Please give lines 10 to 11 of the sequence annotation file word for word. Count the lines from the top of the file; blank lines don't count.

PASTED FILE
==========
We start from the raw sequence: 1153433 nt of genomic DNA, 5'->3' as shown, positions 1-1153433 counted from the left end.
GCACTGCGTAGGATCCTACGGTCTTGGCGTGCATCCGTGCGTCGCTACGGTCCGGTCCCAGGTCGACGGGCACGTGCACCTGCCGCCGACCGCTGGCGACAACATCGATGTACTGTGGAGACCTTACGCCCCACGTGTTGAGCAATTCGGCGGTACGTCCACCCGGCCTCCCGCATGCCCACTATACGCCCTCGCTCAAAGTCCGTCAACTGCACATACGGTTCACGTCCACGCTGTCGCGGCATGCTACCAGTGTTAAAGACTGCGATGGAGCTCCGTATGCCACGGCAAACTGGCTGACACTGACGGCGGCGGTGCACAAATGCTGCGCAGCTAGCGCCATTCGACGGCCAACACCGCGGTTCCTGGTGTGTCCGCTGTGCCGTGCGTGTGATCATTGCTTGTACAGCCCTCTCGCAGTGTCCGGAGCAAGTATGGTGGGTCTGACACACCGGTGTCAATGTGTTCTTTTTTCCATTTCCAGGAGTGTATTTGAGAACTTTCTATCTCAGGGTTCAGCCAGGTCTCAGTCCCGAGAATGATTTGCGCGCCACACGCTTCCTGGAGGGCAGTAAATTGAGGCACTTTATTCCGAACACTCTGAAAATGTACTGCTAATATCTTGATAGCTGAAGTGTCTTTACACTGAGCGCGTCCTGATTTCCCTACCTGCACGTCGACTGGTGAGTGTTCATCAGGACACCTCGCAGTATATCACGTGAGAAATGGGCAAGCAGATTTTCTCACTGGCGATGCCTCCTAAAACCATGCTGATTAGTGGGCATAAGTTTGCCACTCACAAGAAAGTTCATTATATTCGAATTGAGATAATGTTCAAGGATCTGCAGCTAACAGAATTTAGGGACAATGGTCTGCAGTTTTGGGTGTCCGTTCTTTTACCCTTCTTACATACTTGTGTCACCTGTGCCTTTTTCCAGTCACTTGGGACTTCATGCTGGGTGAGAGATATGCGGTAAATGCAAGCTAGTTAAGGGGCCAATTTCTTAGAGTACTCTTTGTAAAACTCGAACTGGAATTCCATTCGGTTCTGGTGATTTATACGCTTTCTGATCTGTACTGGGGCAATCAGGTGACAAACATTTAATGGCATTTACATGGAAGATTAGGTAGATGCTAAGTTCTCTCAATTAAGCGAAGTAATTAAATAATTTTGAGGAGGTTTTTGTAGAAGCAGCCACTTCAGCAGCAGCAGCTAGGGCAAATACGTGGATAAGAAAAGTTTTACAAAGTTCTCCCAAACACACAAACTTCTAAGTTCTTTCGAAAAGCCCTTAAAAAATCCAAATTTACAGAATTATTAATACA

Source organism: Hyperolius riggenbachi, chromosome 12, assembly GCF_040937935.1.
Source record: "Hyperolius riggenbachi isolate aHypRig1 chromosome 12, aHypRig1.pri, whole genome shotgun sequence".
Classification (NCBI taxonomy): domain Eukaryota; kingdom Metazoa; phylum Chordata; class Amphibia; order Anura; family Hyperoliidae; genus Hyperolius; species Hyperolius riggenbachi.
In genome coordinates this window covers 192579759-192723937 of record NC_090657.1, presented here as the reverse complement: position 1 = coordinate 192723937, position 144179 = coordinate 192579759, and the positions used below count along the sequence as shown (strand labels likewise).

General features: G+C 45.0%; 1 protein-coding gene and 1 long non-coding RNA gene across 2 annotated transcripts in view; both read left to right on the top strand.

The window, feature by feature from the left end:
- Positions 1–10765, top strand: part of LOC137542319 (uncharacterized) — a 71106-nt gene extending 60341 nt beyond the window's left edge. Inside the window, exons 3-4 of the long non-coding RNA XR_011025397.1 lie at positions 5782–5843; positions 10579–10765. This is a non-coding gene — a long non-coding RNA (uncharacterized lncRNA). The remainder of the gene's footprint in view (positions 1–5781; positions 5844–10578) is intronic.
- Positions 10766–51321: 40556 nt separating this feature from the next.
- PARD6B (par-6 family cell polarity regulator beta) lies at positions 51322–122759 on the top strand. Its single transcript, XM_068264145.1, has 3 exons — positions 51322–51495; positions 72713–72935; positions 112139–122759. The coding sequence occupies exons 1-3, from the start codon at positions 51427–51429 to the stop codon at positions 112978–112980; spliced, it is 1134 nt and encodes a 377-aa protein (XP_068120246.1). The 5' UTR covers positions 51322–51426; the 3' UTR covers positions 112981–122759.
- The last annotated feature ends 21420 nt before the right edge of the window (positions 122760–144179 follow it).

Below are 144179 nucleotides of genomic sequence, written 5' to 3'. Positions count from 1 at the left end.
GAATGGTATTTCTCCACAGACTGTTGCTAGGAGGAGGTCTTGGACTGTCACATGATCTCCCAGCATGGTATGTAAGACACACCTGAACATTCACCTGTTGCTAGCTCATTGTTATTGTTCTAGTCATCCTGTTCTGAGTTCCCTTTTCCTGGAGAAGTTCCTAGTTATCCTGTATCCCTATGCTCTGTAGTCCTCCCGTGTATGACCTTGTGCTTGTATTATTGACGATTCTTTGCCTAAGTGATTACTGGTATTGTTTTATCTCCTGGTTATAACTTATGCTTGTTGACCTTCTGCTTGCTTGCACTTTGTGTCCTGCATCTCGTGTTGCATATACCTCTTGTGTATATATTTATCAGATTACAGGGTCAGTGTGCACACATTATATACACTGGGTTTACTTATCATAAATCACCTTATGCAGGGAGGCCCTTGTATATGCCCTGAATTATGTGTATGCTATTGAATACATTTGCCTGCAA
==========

- Positions 10766–51321: 40556 nt separating this feature from the next.
- PARD6B (par-6 family cell polarity regulator beta) lies at positions 51322–122759 on the top strand. Its single transcript, XM_068264145.1, has 3 exons — positions 51322–51495; positions 72713–72935; positions 112139–122759. The coding sequence occupies exons 1-3, from the start codon at positions 51427–51429 to the stop codon at positions 112978–112980; spliced, it is 1134 nt and encodes a 377-aa protein (XP_068120246.1). The 5' UTR covers positions 51322–51426; the 3' UTR covers positions 112981–122759.